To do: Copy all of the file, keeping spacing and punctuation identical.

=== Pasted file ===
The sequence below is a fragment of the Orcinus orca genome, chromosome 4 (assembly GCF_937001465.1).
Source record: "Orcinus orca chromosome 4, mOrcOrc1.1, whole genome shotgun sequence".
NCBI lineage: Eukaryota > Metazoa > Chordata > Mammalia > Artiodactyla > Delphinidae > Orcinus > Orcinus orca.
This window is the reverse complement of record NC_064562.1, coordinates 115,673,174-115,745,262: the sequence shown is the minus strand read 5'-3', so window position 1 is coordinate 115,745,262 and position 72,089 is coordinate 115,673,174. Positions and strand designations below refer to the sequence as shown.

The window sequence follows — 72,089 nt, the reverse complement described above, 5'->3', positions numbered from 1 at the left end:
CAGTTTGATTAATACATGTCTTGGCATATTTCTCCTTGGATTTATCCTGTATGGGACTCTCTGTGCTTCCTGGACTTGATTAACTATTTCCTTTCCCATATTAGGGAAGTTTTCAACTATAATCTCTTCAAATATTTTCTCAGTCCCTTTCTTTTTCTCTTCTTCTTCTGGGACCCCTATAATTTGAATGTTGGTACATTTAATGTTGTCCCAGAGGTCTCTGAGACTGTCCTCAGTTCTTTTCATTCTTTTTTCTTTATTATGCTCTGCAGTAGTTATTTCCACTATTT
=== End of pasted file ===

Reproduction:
The sequence below is a fragment of the Orcinus orca genome, chromosome 4 (assembly GCF_937001465.1).
Source record: "Orcinus orca chromosome 4, mOrcOrc1.1, whole genome shotgun sequence".
NCBI lineage: Eukaryota > Metazoa > Chordata > Mammalia > Artiodactyla > Delphinidae > Orcinus > Orcinus orca.
This window is the reverse complement of record NC_064562.1, coordinates 115,673,174-115,745,262: the sequence shown is the minus strand read 5'-3', so window position 1 is coordinate 115,745,262 and position 72,089 is coordinate 115,673,174. Positions and strand designations below refer to the sequence as shown.

The window sequence follows — 72,089 nt, the reverse complement described above, 5'->3', positions numbered from 1 at the left end:
CAGTTTGATTAATACATGTCTTGGCATATTTCTCCTTGGATTTATCCTGTATGGGACTCTCTGTGCTTCCTGGACTTGATTAACTATTTCCTTTCCCATATTAGGGAAGTTTTCAACTATAATCTCTTCAAATATTTTCTCAGTCCCTTTCTTTTTCTCTTCTTCTTCTGGGACCCCTATAATTTGAATGTTGGTACATTTAATGTTGTCCCAGAGGTCTCTGAGACTGTCCTCAGTTCTTTTCATTCTTTTTTCTTTATTATGCTCTGCAGTAGTTATTTCCACTATTT